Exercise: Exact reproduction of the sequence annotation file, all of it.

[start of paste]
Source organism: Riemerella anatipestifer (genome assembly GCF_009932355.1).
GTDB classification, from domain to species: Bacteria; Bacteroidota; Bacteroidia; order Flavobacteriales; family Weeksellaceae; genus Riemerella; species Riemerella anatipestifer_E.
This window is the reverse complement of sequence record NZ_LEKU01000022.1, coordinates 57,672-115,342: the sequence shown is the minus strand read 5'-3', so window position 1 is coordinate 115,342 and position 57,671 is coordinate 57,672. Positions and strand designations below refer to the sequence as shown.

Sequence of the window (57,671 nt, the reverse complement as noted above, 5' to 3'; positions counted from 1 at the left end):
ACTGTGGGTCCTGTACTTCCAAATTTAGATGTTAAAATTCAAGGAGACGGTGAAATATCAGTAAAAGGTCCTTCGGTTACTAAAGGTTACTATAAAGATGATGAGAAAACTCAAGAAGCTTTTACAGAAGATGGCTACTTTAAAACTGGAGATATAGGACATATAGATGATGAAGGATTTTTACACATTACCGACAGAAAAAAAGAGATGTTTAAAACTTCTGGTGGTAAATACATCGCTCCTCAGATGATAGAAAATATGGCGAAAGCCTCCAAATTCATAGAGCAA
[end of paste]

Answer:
Source organism: Riemerella anatipestifer (genome assembly GCF_009932355.1).
GTDB classification, from domain to species: Bacteria; Bacteroidota; Bacteroidia; order Flavobacteriales; family Weeksellaceae; genus Riemerella; species Riemerella anatipestifer_E.
This window is the reverse complement of sequence record NZ_LEKU01000022.1, coordinates 57,672-115,342: the sequence shown is the minus strand read 5'-3', so window position 1 is coordinate 115,342 and position 57,671 is coordinate 57,672. Positions and strand designations below refer to the sequence as shown.

Sequence of the window (57,671 nt, the reverse complement as noted above, 5' to 3'; positions counted from 1 at the left end):
ACTGTGGGTCCTGTACTTCCAAATTTAGATGTTAAAATTCAAGGAGACGGTGAAATATCAGTAAAAGGTCCTTCGGTTACTAAAGGTTACTATAAAGATGATGAGAAAACTCAAGAAGCTTTTACAGAAGATGGCTACTTTAAAACTGGAGATATAGGACATATAGATGATGAAGGATTTTTACACATTACCGACAGAAAAAAAGAGATGTTTAAAACTTCTGGTGGTAAATACATCGCTCCTCAGATGATAGAAAATATGGCGAAAGCCTCCAAATTCATAGAGCAA